Decentralized Credit Markets on the Blockchain (DeFi)

After a lot of new projects in the area of decentralized finance (DeFi) have gained traction last year, borrowing and lending have become increasingly popular topics in the crypto space. But what is the hype regarding DeFi lending models and crypto lending in general?

As we all know, lending is hardly a new phenomenon. It dates back to Mesopotamian times and even before the Code of Hammurabi established regulations, we can be sure that Peer-to-Peer (P2P) lending came in handy when you needed to borrow some barley seeds from the neighbouring farm.

What has changed, however, is the efficiency of the system. The traditional banking system improved lending through two types of centralization – centralizing capital and liquidity and centralizing risk management through a trusted intermediary. This centralization came at a cost and was not sufficiently inclusive – today many people remain underbanked.

Lending & Borrowing on the blockchain

Decentralized finance (DeFi) leverages blockchain technology and cryptography to get the best of both worlds. A trustless system removes the cost of intermediaries and improves accessibility. In addition, the complex task of managing a pool of funds (usually performed by entire Balance and Liquidity Management departments at a bank) is handled by algorithms and smart contracts.

Spectrum of Crypto Borrowing and Lending / Source: Crypto Finance AG

Centralized platforms with pooled liquidity

Traditionally, banks pool funds received from deposits (retail, corporate and wholesale) as well as other funding sources. Centralised platforms such as BlockFi, Celsius Network, Nexo.io and Salt perform a similar function allowing users to lend and borrow cryptocurrencies. Some of them even have their own native tokens (CEL, NEXO and SALT). Interest can be denominated in these tokens, which platforms also use to provide rewards.

These providers generally advance loans in fiat currency or stablecoins against cryptocurrency collateral (loan amount limited to say 80% of the collateral value). If the collateral value falls and the loan-to-value (LTV) crosses a threshold, they sell collateral to repay the loan. BlockFi, for example, offers USD or stablecoin loans collateralized by Bitcoin (BTC), Ether (ETH), or Litecoin (LTC). Nexo.io takes a wider selection (including PAX, EOS and TRX amongst others).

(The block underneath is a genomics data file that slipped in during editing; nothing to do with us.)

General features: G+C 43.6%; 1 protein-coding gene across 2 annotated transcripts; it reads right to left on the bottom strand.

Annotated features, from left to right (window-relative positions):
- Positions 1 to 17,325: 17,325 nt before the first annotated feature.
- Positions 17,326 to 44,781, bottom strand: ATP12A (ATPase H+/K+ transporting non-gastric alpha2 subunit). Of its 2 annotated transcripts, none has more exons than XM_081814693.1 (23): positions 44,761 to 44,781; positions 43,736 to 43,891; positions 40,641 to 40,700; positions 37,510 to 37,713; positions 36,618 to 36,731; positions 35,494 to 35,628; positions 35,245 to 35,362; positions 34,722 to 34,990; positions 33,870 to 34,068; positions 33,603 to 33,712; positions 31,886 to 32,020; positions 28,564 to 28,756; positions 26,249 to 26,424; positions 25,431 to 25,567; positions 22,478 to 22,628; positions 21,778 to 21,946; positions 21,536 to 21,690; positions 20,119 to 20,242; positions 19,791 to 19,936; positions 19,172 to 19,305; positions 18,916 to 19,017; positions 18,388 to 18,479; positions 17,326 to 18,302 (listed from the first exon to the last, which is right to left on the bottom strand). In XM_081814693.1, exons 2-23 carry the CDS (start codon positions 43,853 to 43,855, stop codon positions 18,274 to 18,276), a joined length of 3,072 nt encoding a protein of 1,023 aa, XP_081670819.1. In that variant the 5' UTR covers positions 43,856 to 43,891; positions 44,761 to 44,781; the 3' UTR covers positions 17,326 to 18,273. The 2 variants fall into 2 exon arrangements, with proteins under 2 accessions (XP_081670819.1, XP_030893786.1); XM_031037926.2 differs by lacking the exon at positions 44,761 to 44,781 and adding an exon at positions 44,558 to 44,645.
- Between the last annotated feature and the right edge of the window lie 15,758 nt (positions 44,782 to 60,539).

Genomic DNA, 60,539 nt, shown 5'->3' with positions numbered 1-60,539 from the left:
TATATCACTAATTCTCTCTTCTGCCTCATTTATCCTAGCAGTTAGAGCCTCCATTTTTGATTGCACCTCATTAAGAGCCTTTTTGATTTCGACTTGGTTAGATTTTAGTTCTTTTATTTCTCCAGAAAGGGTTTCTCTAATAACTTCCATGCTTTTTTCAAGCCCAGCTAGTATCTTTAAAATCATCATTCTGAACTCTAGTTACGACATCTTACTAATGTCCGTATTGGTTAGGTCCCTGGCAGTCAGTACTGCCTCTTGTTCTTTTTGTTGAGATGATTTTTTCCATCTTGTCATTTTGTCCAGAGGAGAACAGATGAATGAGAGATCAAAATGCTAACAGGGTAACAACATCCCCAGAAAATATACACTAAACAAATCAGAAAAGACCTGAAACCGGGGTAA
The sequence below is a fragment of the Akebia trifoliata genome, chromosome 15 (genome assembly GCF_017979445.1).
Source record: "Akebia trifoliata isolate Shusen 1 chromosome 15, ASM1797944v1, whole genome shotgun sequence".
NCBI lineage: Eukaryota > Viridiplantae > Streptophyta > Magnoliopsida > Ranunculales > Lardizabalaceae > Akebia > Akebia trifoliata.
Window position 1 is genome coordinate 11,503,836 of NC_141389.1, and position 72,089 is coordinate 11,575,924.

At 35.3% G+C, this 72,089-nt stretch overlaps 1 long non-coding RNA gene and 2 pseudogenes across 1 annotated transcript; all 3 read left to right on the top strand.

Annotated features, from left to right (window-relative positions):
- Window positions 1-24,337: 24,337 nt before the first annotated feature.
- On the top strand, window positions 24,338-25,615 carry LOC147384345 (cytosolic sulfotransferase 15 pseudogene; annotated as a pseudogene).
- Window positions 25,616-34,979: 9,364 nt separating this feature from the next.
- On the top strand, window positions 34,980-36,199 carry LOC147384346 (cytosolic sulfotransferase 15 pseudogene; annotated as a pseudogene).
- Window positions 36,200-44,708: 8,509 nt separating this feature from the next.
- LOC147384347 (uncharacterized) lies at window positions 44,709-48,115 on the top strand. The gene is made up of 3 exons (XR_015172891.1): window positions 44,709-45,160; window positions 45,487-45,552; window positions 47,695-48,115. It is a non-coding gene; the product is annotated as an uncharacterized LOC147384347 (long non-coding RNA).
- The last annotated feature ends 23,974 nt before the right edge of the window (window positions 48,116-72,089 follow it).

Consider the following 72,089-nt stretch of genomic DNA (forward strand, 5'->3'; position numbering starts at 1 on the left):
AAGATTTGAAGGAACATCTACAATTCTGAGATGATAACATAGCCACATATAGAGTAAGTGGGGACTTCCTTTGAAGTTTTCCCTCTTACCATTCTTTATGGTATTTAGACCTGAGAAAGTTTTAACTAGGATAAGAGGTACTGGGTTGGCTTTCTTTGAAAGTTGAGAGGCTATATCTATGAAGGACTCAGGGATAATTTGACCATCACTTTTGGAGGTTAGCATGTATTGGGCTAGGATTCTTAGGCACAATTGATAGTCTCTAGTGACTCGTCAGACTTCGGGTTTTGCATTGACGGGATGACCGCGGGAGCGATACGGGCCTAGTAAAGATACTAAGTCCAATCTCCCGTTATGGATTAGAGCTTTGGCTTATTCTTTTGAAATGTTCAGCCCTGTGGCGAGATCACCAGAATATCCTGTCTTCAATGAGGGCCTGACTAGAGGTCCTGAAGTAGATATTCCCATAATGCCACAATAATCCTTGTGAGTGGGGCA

P2P funding but centralized platforms

Similar to traditional P2P lenders such as Prosper or LendingTree, centralized platforms such as Bitfinex Borrow and MyConstant offer crypto lending and borrowing.

Here, blockchain technology provides a solution to traditional P2P challenges such as transparency, enforceability, and the need to trust your counterparty. What could better solve these issues than distributed databases and self-executing smart contracts?

P2P funding with decentralized governance

Decentralized P2P lending has also been experimented with in the crypto space by ETHLend (the precursor to Aave), Lendoit and Dharma – which pivoted to a savings model. Without an intermediary, borrowers pay less, lenders earn more, and financial inclusion extends outside of the banking system.

The challenge, however, is that P2P still requires direct matching of borrowers and lenders without the benefits of centralized funding – enter DeFi lending with pooled liquidity.

DeFi platforms with pooled liquidity

The Ethereum blockchain is the foundation for many of the DeFi applications we have today. Programmable money allows decentralized lending and borrowing in terms of smart contracts. Pool-based lending protocols pool cryptocurrency deposits received from lenders in a pool contract. Borrowers access the pool of funds through the same contract, posting collateral. Required collateral is typically defined as a multiple of the loan amount (e.g. LTV of 150%).

Liquidation automatically occurs, and liquidation fees are charged, if the LTV drops below predetermined limits. Cost of funds (interest earned on deposits) and interest paid on loans are algorithmically determined based on supply and demand, as are liquidity reserves.

Implications for traditional financial institutions

Whilst crypto lending currently appears to be confined to the realm of margin trading and capitalizing on arbitrage opportunities in crypto, there are real economy applications. This poses a threat to traditional banks. However, there are also opportunities to leverage the underlying technologies to increase efficiencies in lending practises and to provide clients with access to high yield investments.

Look out for our article next week, where we take a deeper look at popular DeFi models including Compound, Aave and MakerDAO.


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About the author

Pirro Morandi is Head of Business Development at Crypto Broker AG. Prior to joining Crypto Broker AG, Pirro worked as an Emerging Markets Fixed Income Sales at Credit Suisse AG, and has held various positions as Investment Consultant and Relationship Manager at Clariden Leu and Credit Suisse. Pirro holds a Bachelor of Science in Business Administration with a Major in Banking & Finance.

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